I’m a little behind on my blogging (sorry!), but a few weeks ago, we had Dr. Luke Mahler here at BYU. Luke is currently a postdoctoral researcher at the UC Davis Center for Population Biology (CPB) and was selected by the graduate students for a visit here at the Department of Biology. He gave a great talk at our departmental seminar on his work on convergent evolution and the ‘macroevolutionary landscape’ in Anolis lizards from the Greater Antilles and North American Gulf-Atlantic coast, which presents a new comparative method and was recently published in Science (check it out here).
It was a real pleasure having Luke here and getting to know him. In addition to the benefit of seeing Luke demonstrate to us a nice example of how to quantitatively address ‘big questions’ in ecology and evolution (while presenting his science), I thoroughly enjoyed my time with Luke including our conversations about phylogenetic comparative methods (PCMs).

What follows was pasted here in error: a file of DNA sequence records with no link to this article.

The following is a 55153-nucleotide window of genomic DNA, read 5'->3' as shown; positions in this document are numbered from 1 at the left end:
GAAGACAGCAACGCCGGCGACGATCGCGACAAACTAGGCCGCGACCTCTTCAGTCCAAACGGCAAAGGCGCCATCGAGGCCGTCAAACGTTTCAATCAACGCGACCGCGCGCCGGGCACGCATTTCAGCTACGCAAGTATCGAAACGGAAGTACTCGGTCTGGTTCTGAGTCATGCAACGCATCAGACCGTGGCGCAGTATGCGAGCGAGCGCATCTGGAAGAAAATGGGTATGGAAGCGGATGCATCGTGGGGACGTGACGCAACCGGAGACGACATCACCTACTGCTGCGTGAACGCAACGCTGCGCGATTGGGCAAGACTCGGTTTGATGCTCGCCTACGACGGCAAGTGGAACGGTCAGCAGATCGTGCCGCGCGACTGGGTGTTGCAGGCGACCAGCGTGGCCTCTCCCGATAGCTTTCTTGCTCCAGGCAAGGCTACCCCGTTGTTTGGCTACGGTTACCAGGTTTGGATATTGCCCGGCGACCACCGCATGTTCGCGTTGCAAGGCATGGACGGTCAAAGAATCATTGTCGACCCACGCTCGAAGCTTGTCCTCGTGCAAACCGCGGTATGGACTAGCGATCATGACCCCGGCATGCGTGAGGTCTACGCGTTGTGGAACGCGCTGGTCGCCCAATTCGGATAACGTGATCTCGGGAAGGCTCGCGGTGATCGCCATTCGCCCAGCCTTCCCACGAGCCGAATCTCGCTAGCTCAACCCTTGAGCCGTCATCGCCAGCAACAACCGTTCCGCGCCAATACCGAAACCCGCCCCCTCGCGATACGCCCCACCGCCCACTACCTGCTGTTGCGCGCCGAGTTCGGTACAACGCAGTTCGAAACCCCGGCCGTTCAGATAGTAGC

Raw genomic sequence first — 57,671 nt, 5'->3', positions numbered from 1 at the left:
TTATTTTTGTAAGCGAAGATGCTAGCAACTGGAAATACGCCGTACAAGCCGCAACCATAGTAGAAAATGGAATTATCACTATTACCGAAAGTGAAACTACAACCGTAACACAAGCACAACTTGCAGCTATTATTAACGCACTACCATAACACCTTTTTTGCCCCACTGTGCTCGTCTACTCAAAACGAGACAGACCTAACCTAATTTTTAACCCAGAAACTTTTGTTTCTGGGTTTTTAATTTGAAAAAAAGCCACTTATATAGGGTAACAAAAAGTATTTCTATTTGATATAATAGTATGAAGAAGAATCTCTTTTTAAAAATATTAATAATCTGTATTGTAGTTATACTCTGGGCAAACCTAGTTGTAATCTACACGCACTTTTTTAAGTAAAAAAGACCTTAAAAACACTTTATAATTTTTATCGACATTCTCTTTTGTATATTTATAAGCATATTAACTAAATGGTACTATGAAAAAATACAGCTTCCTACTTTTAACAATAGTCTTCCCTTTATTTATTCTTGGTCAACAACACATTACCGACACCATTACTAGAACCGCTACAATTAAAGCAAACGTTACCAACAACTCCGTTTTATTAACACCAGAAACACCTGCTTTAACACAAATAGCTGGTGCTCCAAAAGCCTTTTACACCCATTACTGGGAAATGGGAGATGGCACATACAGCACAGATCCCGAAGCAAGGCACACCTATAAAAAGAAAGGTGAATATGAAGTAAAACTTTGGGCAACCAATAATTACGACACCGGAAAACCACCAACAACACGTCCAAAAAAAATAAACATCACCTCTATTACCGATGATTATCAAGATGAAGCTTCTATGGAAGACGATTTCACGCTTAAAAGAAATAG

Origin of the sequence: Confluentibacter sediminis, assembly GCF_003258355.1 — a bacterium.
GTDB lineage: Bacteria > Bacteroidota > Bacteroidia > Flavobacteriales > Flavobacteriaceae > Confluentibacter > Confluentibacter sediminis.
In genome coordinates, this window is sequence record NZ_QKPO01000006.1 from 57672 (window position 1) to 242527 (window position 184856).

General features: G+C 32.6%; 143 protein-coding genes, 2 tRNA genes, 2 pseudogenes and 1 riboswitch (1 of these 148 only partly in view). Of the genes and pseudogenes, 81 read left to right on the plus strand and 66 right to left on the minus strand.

That said, I highly recommend talking with experts like Luke if you are like me and you have questions about this field or are doing any PCM research at all (even side projects, as I am). It seems that there are (perhaps many) grad students out there that are too intimidated to approach postdocs or senior PIs and discuss research methods and problems with them. But there is much to be gained from doing this, and taking advantage of opportunities to meet these people and network with them at meetings and seminars seems to always be helpful. Obviously, you will want to consult Luke or his friend/colleague Liam Revell if you are interested in applying the new method their Science paper presents, which provides a cool new way of discovering and modeling adaptive peaks over a phylogeny… and will work for you if you have a time tree and morphological data for an adaptive radiation!